Feds free hundreds from immigration detention

Carlos in the news!

Their deportation cases are not being dropped, according to Immigration and Customs Enforcement. The move is in response to looming ‘fiscal uncertainty’ over Friday’s sequestration deadline.


Republicans on Tuesday denounced the release of hundreds of illegal immigrants from federal detention centers as an attempt to frighten Americans into supporting President Obama’s budget spending demands.

Rep. Bob Goodlatte, R-Va., chairman of the House Judiciary Committee,said it was “abhorrent” that Obama would release lawbreakers “to promote his political agenda on sequestration.” He suggested the release was merely a way to pressure Republicans to vote his way.


2 thoughts on “Feds free hundreds from immigration detention

  1. Aidi Hou

    America not only needs an entire immigration law reform, but to actually carry out enforcement that will truly help the Mexican immigrants from persecution. Feds apprehend tens of thousands of illegal immigrants every year by intruding into their houses without any evident search warrant, which clearly states America’s hypocrisy of emphasizing “the people’s rights”, and the dehumanizing incarceration of Latinos every day. Republicans are highly opposing Obama’s proposal on the new immigration law that can imminently be put into effect, claiming “for the safeties of our fellow American citizens”. This claim is politically and mentally irritating for me because of how Republicans have clearly expressed their lack of concern for those of whose ancestors once owned this land, should have an exceptional access to those regions. Furthermore, the existing police forces in U.S. are vigorously active and possess much more advance weaponry to defend the Americans than the illegal immigrants would have, only if they are to instigate chaos. But we know it is virtually impossible for many of them to inflict such circumstance as many of whom are only in the United States to pursue a career opportunity. Logically speaking, these folks have no interest in establishing an abhorrent image for themselves as Mexicans.
    Economically, many of the detention centers are built from a bias of corporate interest. Owners of these facilities depend on enforcement and harshness of anti-immigration laws to be put into effect, thus incarcerating illegal immigrants as their daily customers for profit and revenue. This is another transparency of America’s corrupted economic system in favor of exclusively, the ruling class.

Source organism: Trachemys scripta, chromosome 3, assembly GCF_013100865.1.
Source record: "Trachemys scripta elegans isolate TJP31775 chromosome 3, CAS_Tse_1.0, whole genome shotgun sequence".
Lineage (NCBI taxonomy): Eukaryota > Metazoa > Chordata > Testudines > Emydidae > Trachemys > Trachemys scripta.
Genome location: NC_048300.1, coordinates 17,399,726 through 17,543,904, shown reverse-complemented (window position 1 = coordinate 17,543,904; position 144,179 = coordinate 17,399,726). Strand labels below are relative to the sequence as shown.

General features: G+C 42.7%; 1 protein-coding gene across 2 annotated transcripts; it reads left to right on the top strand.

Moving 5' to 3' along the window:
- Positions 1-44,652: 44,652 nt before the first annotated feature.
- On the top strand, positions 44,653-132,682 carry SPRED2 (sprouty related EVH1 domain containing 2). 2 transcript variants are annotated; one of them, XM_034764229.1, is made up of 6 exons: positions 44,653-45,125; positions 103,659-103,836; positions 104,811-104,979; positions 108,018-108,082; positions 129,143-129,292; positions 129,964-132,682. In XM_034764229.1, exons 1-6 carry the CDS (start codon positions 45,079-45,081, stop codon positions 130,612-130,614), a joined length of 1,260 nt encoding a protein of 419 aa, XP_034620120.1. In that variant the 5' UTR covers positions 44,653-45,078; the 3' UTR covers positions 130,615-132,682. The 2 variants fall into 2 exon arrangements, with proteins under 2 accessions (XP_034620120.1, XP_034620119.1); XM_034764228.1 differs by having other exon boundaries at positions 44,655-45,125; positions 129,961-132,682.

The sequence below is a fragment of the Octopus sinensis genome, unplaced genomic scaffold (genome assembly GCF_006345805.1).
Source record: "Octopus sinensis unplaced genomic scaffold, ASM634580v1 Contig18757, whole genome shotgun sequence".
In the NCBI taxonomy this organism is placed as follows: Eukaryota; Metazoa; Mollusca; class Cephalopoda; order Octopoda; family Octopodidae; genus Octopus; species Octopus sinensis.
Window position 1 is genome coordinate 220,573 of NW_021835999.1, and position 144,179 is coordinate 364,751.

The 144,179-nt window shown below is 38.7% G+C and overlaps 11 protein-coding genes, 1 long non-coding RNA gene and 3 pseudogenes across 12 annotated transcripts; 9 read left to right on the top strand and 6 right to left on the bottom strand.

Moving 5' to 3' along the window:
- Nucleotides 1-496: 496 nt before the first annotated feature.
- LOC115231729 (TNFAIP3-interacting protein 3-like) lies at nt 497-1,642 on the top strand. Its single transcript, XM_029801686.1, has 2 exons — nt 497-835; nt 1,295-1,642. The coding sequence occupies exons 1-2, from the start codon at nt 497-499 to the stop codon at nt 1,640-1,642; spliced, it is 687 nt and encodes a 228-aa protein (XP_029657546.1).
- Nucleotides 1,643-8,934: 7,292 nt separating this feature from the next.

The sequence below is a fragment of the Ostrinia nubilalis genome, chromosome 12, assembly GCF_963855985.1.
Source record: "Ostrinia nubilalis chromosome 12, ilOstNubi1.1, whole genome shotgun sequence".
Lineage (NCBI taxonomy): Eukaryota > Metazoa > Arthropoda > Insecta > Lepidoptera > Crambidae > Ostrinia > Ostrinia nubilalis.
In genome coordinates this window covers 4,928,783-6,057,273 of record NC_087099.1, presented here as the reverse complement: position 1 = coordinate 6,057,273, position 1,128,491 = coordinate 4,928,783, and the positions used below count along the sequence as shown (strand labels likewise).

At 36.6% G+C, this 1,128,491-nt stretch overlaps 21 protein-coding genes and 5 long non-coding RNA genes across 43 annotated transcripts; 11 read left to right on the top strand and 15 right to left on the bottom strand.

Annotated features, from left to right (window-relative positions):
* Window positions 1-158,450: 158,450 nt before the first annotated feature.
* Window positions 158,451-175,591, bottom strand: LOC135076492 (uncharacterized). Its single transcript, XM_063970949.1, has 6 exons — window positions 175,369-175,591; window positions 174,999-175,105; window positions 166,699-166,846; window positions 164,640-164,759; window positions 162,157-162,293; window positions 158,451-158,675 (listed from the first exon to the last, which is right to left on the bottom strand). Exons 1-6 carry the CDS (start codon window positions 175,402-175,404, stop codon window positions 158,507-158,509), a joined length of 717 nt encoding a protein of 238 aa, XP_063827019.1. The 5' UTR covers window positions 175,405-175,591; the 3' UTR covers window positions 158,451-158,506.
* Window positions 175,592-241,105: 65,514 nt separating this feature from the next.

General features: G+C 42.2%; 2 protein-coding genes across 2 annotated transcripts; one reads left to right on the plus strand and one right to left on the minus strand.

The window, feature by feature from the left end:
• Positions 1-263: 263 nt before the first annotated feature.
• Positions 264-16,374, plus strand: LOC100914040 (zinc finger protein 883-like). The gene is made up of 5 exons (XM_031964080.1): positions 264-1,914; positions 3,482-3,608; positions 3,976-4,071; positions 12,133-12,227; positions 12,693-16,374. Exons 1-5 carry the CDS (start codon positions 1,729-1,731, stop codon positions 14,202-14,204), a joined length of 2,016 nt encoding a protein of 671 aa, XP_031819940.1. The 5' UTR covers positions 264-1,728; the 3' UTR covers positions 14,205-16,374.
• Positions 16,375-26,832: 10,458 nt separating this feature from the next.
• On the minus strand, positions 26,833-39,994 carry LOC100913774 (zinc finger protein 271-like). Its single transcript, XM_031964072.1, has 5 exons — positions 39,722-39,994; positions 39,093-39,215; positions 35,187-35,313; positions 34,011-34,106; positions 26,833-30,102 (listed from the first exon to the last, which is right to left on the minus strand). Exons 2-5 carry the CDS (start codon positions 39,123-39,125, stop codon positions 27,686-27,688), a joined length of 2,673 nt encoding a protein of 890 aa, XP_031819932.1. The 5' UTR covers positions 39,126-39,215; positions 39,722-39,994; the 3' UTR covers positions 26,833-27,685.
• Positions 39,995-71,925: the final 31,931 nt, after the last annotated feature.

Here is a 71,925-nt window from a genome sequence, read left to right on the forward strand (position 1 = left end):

We, as fellow citizens, who show sympathy towards these people should carry out goals of “collective liberation” for those of who are in grave conditions. The unity of our group will most certainly break the chains of dehumanizing political corps and governments that generate interest off of inhuman immigration laws. This not only augment the equal distribution of wealth and rights, but also to increase the ethnic diversity (melting pot), as once our ancestors had accentuated for the prosperity of America.

  2. Kat Martinez

    I agree with the quote in which Carlos Garcia says that the immigration detention system should be shut down. I also agree with Andy that we should carry out goals of collective liberation for all of our people. Immigrant incarceration is truly mentally and politically irritating, as well as disheartening. Our visit to Puente was a reminder as to the horrors that thousands of our fellow human beings are living with each day. The racist and xenophobic actions of our political leaders (and the corporations that support them) aren’t just hurting immigrants. The financial misfortune of majority America can be blamed on the waste of money on ICE budget, as well as the many other militarization techniques we are employing. I quickly looked up some data as to the budget that is being wasted through ICE: “The largest percentage, 31 percent, is allocated to Customs and Border Protection and Immigration and Customs Enforcement. In the proposed budget the agency is asking for nearly $12 billion for Customs and Border Protection, up 2 percent from the current budget; and for $5.65 billion for Immigration and Customs Enforcement. ” (http://www.utsandiego.com/news/2012/feb/15/ice-budget-down-4-in-2013-dhs-budget/) I truly hope that the new sequester cuts by Obama do “affect “all core missions” of the department, including the loss of 5,000 border agents” and are just the beginning of the minimization of this budget.


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